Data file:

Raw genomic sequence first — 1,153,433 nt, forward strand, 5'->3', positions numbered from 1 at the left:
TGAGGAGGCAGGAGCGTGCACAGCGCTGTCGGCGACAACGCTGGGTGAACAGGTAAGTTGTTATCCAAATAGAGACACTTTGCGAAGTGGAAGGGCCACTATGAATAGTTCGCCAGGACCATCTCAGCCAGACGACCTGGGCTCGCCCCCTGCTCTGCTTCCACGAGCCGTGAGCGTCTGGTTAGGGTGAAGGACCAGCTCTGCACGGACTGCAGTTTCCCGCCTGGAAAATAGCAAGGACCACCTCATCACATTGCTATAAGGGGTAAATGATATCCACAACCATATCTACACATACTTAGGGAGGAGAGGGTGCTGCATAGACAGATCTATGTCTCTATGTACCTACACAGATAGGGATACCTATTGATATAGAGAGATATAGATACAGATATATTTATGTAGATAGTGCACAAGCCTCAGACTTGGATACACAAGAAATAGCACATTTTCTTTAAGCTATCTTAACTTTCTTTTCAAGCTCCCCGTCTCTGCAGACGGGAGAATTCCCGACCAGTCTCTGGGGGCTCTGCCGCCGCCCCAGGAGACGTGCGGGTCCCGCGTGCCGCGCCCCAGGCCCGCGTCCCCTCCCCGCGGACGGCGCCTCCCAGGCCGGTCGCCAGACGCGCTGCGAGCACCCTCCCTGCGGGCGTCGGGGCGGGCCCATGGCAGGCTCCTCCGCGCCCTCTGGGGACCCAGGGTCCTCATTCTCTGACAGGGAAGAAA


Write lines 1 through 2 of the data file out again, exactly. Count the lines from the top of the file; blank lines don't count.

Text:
Raw genomic sequence first — 1,153,433 nt, forward strand, 5'->3', positions numbered from 1 at the left:
TGAGGAGGCAGGAGCGTGCACAGCGCTGTCGGCGACAACGCTGGGTGAACAGGTAAGTTGTTATCCAAATAGAGACACTTTGCGAAGTGGAAGGGCCACTATGAATAGTTCGCCAGGACCATCTCAGCCAGACGACCTGGGCTCGCCCCCTGCTCTGCTTCCACGAGCCGTGAGCGTCTGGTTAGGGTGAAGGACCAGCTCTGCACGGACTGCAGTTTCCCGCCTGGAAAATAGCAAGGACCACCTCATCACATTGCTATAAGGGGTAAATGATATCCACAACCATATCTACACATACTTAGGGAGGAGAGGGTGCTGCATAGACAGATCTATGTCTCTATGTACCTACACAGATAGGGATACCTATTGATATAGAGAGATATAGATACAGATATATTTATGTAGATAGTGCACAAGCCTCAGACTTGGATACACAAGAAATAGCACATTTTCTTTAAGCTATCTTAACTTTCTTTTCAAGCTCCCCGTCTCTGCAGACGGGAGAATTCCCGACCAGTCTCTGGGGGCTCTGCCGCCGCCCCAGGAGACGTGCGGGTCCCGCGTGCCGCGCCCCAGGCCCGCGTCCCCTCCCCGCGGACGGCGCCTCCCAGGCCGGTCGCCAGACGCGCTGCGAGCACCCTCCCTGCGGGCGTCGGGGCGGGCCCATGGCAGGCTCCTCCGCGCCCTCTGGGGACCCAGGGTCCTCATTCTCTGACAGGGAAGAAA